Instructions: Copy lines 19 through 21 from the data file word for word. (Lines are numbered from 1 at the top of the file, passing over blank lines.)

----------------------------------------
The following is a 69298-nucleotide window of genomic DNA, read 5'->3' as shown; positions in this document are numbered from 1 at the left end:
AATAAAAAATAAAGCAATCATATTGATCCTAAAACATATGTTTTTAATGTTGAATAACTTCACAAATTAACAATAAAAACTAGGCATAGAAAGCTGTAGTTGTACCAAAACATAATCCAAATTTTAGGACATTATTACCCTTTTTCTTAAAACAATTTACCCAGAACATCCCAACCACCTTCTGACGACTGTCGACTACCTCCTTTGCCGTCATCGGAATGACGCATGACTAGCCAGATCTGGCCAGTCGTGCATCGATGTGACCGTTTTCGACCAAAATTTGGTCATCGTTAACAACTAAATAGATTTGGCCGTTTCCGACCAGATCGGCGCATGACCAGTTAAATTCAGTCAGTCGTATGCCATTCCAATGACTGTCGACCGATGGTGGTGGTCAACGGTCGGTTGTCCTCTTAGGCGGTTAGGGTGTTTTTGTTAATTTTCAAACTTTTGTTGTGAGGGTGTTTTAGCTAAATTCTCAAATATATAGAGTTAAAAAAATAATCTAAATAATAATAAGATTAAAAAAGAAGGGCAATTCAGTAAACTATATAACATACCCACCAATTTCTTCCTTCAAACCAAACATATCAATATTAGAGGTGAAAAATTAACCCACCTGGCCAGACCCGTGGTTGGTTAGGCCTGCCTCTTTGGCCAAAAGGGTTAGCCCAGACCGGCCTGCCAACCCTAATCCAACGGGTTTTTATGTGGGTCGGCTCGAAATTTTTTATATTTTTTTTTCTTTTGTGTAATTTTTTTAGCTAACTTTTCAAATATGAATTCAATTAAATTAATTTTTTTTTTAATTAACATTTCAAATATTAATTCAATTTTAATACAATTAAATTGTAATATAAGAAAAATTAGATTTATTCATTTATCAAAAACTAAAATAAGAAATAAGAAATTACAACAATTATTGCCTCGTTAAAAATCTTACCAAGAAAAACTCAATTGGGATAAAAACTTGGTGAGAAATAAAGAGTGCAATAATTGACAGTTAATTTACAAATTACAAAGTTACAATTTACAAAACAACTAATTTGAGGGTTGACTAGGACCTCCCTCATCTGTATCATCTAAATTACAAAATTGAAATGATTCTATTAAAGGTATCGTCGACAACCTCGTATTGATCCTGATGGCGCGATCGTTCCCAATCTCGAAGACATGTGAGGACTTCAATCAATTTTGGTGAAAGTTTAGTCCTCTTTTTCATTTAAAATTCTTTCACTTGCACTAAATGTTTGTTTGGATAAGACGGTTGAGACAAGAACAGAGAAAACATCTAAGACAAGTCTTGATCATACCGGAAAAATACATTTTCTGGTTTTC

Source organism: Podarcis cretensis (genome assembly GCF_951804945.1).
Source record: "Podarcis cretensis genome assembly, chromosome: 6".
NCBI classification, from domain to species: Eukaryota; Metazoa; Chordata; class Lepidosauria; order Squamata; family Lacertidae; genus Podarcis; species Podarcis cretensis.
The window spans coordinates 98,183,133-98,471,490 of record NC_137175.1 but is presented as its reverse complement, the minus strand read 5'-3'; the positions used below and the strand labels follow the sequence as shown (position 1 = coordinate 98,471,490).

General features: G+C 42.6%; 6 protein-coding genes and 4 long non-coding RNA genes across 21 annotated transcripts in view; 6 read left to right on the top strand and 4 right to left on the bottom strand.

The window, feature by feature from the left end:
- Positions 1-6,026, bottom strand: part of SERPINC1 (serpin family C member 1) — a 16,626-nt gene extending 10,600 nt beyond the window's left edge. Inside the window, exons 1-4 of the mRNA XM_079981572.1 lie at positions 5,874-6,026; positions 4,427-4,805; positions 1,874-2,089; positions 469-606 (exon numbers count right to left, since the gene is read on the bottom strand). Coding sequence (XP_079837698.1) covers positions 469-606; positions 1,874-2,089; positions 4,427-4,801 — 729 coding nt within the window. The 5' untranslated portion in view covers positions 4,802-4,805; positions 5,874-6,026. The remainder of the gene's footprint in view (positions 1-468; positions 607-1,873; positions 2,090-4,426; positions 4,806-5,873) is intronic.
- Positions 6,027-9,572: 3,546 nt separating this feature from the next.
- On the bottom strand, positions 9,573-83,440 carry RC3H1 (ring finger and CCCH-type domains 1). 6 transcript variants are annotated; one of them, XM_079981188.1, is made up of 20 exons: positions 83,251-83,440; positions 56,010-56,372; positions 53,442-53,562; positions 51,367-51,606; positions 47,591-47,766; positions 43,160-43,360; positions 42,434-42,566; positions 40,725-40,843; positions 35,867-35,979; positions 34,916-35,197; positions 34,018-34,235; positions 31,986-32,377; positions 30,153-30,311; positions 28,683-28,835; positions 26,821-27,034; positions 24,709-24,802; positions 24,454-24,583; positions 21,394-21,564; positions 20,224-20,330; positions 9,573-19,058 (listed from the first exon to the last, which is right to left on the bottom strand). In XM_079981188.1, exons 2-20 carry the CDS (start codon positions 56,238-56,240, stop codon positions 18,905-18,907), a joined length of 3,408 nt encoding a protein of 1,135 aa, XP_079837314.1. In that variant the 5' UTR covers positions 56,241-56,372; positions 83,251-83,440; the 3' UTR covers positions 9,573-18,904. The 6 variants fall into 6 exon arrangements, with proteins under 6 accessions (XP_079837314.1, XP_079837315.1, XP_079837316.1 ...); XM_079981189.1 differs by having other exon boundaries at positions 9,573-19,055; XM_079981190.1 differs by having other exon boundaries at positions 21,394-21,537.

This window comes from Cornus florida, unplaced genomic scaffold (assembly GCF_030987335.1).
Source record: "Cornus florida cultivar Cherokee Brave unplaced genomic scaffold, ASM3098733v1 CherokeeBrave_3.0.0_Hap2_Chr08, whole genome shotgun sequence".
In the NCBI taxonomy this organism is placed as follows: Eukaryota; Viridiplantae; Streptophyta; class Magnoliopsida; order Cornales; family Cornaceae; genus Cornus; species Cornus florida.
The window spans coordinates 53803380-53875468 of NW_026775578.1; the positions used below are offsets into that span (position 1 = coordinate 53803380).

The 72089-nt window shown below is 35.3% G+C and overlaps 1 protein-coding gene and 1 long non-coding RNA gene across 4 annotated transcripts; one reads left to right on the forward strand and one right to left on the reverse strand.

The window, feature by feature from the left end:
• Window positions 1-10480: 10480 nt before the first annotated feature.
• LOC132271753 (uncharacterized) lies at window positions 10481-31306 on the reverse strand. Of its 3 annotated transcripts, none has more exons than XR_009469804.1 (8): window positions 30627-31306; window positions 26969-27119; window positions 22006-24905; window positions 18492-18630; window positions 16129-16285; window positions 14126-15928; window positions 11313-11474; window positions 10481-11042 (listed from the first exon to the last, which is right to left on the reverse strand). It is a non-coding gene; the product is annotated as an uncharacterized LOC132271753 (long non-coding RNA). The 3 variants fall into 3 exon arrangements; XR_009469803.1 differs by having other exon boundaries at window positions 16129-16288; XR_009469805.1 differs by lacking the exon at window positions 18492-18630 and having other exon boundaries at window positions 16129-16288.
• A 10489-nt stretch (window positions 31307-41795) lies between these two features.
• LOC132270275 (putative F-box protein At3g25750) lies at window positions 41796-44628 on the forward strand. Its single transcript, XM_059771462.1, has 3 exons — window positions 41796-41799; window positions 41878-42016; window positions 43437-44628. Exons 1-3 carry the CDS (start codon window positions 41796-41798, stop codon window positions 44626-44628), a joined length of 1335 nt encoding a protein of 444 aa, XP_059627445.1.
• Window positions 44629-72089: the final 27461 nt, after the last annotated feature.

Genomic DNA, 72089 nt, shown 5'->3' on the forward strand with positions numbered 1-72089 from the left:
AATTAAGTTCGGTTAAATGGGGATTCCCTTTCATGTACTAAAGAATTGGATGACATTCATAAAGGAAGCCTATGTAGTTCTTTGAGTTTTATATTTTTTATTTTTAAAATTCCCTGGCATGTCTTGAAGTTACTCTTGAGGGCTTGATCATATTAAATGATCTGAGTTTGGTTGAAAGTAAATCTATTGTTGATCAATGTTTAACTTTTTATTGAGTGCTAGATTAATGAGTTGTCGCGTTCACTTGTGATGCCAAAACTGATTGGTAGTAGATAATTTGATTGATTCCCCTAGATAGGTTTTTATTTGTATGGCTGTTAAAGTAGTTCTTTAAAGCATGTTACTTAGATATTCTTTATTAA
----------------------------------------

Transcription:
• LOC132271753 (uncharacterized) lies at window positions 10481-31306 on the reverse strand. Of its 3 annotated transcripts, none has more exons than XR_009469804.1 (8): window positions 30627-31306; window positions 26969-27119; window positions 22006-24905; window positions 18492-18630; window positions 16129-16285; window positions 14126-15928; window positions 11313-11474; window positions 10481-11042 (listed from the first exon to the last, which is right to left on the reverse strand). It is a non-coding gene; the product is annotated as an uncharacterized LOC132271753 (long non-coding RNA). The 3 variants fall into 3 exon arrangements; XR_009469803.1 differs by having other exon boundaries at window positions 16129-16288; XR_009469805.1 differs by lacking the exon at window positions 18492-18630 and having other exon boundaries at window positions 16129-16288.
• A 10489-nt stretch (window positions 31307-41795) lies between these two features.
• LOC132270275 (putative F-box protein At3g25750) lies at window positions 41796-44628 on the forward strand. Its single transcript, XM_059771462.1, has 3 exons — window positions 41796-41799; window positions 41878-42016; window positions 43437-44628. Exons 1-3 carry the CDS (start codon window positions 41796-41798, stop codon window positions 44626-44628), a joined length of 1335 nt encoding a protein of 444 aa, XP_059627445.1.